After a while, the jackal became even more lustful of the deer’s meat. So he led Chitrangada into a field where he got trapped in a net thrown by a farmer to trap wild animals. Finding himself trapped, the deer requested the jackal to use his sharp teeth to cut through the net and free him. The jackal instead made an excuse, “Today is Sunday, my day of fast, so I cannot touch leather. You wait until tomorrow. Then he lay in wait for the deer to die so that he could feast on his flesh.
When the deer did not return in the evening, Subuddhi the crow went looking for him, only to find him trapped. Subuddhi reminded him of the warning he had given him. However, he devised a plan to rescue Chitrangada and slay the jackal.
This is the reason I always have a hearty laugh when I hear our India First leaders talk about Vasudhaiva Kutumbakam. When the other side utters this mantra, I am reminded of Kshudrabuddhi the jackal. In the dharma sanskriti of ancient India, violence is not denominated by killing or genocide alone. Excess of anything, even peace, is violence. Excess of compassion to the extent of damaging the Rashtra, or Rajya, is violence, it is adharma.
I am also reminded of the Vaishali republic, which took democracy to such an extreme that the Magadh Army devoured them even as they kept arguing in their Mahasabha as to the best way of countering the invasion. Shekhar Gupta would remember that, as he had narrated that story once in the context of Arvind Kejriwal’s glorification f Vaishali. Ugrasena’s Sudharma Sabha was also partly responsible for Kansa dethroning him.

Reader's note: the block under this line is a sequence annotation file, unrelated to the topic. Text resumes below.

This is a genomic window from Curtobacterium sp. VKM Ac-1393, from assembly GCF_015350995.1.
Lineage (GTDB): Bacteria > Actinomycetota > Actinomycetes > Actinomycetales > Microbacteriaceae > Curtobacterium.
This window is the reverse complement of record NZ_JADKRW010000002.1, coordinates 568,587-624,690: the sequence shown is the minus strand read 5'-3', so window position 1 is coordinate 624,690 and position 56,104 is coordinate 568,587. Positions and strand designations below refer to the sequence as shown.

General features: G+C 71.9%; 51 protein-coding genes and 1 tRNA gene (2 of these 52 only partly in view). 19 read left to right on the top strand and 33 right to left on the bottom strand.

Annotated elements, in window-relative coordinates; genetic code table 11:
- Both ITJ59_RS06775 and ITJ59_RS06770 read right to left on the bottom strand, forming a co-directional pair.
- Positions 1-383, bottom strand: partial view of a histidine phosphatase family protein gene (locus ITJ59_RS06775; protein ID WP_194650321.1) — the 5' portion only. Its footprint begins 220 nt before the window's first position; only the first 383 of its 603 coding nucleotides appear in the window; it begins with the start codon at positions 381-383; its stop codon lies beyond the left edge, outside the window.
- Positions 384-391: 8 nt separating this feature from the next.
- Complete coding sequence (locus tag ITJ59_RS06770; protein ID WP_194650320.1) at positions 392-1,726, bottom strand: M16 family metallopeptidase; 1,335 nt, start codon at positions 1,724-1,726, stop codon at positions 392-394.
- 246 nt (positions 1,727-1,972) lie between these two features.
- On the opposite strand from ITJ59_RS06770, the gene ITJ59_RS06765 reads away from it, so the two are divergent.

Republics are a great form of State structure under strong leaders, but the worst form of governance under weak leaders, often paving the way for autocracies. Does anyone care to remember how Hitler became the arbiter of Germany’s destiny?
Second, the argument of treating Muslims differently is well rooted in the history of the sub-continent. The sub-continent was divided by the Islamic doctrine of Dar-ul-Islam into Muslim and Non-Muslim lands, and not into Muslim and Hindu lands. People who have not had that flavour of history would do well to check the passage of the Indian Independence Act, 1947 through the British Parliament, and its ‘Statement pf Objects and Reasons’.
India suffered a paroxysm of mindless violence that was started by Jinnah through his Direct Action Day on Battle of Badr Day, seventeenth Ramzan, on 16 August 1946. Reactions and counter-reactions continued through Bihar and Noakhali till a horrendous wave of violence was let loose in West Punjab against Hindus and Sikhs. Reactions were natural but remained confined to East Punjab and Delhi. This was violence let loose because of a doctrine – the doctrine of Shariat that Muslims cannot live with any other community, and cannot live in subordination under a ruler belonging to any other community.